The High Divide Collaborative is an effective partnership of public land managers, state wildlife agencies, landowners, local community leaders, scientists, and conservation groups working together to conserve and restore lands of importance for local communities and to protect ecological integrity at the landscape scale.
The High Divide is often referred to as the “land in between” two of the West’s iconic landscapes: the Greater Yellowstone and the Crown of the Continent. Its western border straddles the Continental Divide along the Idaho/Montana border, housing headwaters for the great Missouri and Columbia watersheds that flow to opposite oceans. Over 3.7 million acres total, the region a stronghold for wildlife that have disappeared from much of their historic range and is the centerpiece for connectivity between the Greater Yellowstone Ecosystem, the Crown of the Continent, and the great wilderness of Central Idaho.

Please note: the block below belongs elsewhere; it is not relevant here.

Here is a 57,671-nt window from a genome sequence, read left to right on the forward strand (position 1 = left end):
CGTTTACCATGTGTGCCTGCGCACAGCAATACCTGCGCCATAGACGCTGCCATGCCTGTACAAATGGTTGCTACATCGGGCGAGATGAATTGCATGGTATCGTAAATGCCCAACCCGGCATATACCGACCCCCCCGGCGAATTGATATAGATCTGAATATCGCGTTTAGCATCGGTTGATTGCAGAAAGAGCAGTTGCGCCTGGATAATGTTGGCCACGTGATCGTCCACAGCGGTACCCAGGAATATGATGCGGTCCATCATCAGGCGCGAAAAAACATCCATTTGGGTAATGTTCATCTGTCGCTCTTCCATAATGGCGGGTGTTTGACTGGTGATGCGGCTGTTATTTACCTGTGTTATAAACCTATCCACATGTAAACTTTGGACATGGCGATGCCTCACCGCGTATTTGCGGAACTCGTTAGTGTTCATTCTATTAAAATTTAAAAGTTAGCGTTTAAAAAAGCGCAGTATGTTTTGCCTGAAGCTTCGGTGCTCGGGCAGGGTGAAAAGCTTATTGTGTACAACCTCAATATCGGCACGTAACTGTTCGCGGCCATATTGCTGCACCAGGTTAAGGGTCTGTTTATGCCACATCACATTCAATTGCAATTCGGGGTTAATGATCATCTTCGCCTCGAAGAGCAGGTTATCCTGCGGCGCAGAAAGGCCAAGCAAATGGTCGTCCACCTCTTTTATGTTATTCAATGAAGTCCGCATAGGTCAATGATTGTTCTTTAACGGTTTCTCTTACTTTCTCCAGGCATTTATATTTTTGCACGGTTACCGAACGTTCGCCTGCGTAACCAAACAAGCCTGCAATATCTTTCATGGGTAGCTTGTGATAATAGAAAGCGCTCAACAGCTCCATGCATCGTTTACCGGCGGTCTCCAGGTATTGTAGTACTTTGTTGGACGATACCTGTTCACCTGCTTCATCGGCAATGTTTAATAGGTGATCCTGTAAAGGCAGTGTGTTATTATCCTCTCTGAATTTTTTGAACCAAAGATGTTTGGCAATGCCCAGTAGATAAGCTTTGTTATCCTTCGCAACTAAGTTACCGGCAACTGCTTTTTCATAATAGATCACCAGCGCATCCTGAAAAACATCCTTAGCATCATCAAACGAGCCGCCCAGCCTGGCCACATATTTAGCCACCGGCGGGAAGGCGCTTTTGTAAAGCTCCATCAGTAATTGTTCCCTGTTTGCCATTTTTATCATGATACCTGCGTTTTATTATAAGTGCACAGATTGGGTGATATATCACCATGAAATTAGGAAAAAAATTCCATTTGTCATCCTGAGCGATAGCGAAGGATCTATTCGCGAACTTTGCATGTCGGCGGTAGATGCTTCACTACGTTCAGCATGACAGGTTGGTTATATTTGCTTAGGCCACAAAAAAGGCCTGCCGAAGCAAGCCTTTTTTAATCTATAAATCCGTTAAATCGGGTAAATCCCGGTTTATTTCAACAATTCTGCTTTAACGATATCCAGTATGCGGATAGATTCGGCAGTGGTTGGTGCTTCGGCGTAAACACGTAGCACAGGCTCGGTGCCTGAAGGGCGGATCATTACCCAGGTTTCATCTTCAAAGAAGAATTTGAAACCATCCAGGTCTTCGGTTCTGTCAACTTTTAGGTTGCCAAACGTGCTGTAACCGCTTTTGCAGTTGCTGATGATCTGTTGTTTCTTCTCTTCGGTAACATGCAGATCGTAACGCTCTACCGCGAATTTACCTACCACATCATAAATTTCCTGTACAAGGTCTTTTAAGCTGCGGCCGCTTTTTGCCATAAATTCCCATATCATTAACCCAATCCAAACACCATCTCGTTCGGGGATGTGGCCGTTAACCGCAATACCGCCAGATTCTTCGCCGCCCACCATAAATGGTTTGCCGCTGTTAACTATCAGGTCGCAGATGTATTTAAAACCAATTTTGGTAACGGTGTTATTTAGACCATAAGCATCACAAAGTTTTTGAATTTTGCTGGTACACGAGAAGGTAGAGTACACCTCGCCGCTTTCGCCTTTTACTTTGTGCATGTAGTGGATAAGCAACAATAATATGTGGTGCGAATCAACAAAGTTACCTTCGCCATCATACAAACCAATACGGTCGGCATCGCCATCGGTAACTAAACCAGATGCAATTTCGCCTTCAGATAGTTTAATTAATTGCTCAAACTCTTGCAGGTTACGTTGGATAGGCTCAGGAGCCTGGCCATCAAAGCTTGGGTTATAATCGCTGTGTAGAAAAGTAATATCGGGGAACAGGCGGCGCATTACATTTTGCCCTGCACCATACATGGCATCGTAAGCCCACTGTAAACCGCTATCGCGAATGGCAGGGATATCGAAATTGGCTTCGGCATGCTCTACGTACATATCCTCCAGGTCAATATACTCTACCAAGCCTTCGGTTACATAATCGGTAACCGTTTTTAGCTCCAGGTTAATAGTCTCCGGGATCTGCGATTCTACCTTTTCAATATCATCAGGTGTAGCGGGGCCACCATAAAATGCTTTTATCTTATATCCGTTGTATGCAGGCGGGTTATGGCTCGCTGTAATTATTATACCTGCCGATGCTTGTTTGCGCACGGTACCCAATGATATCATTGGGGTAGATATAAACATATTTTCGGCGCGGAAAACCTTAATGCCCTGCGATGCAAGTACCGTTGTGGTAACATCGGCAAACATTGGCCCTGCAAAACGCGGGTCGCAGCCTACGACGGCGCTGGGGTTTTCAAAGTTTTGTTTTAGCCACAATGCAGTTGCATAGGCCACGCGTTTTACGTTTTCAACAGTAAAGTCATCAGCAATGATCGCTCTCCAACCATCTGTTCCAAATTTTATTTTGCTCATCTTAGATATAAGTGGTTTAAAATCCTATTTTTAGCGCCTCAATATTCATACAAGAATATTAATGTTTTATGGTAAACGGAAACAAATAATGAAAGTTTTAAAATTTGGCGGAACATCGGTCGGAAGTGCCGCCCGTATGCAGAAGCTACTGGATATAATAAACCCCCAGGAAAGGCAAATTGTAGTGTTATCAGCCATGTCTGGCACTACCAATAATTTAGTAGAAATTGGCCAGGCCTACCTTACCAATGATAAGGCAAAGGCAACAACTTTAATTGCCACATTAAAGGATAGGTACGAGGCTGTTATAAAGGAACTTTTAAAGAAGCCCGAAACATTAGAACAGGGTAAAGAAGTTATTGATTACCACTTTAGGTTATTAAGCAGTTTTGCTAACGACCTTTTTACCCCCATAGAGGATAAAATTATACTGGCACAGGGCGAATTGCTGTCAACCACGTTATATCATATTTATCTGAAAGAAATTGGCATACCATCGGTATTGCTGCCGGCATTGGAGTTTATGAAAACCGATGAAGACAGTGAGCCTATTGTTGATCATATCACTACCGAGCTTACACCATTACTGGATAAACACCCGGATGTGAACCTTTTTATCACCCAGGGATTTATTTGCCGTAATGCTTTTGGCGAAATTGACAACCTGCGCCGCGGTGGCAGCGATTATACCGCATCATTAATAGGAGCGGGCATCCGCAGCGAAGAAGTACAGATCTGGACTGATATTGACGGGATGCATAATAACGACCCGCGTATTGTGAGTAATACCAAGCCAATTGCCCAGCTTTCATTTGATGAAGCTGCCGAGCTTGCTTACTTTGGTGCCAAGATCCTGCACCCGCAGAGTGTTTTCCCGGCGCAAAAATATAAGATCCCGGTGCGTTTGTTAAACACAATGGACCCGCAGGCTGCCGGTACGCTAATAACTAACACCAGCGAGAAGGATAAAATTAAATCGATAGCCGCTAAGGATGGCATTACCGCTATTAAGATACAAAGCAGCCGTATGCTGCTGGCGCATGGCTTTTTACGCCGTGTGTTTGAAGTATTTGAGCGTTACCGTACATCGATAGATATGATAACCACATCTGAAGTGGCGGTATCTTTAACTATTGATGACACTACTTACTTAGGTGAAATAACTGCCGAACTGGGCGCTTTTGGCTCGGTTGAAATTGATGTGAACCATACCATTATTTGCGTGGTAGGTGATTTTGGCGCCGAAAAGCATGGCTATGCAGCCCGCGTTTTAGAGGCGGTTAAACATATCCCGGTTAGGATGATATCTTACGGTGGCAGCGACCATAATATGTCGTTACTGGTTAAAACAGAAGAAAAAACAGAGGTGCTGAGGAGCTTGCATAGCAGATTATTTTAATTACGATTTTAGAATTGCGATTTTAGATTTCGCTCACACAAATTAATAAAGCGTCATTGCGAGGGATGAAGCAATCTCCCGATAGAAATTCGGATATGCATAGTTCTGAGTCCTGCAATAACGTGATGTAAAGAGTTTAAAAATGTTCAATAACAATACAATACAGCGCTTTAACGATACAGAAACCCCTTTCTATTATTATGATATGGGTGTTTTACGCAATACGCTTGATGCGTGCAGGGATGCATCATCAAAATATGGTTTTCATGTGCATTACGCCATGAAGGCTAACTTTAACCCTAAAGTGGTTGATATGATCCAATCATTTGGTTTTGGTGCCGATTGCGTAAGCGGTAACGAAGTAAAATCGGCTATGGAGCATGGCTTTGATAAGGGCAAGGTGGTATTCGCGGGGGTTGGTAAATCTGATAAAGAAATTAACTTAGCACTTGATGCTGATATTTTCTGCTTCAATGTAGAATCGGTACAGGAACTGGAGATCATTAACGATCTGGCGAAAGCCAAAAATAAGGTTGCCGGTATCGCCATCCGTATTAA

The High Divide Collaborative’s area of interest is determined by the stakeholders involved in the partnership. This area is a subset of the full High Divide landscape and it brings in some parts of adjacent landscapes, like the GYE, Crown of the Continent, and the central Idaho. Our interest in cultural and ecological connectivity necessarily bleeds into these adjacent systems as we envision our conservation future for the High Divide.
Our map of the High Divide Collaborative Area of Interest is defined loosely as the geography within which we have a high level of engagement among High Divide stakeholders. The area features a great deal of commonality in cultural and resource values and social connections.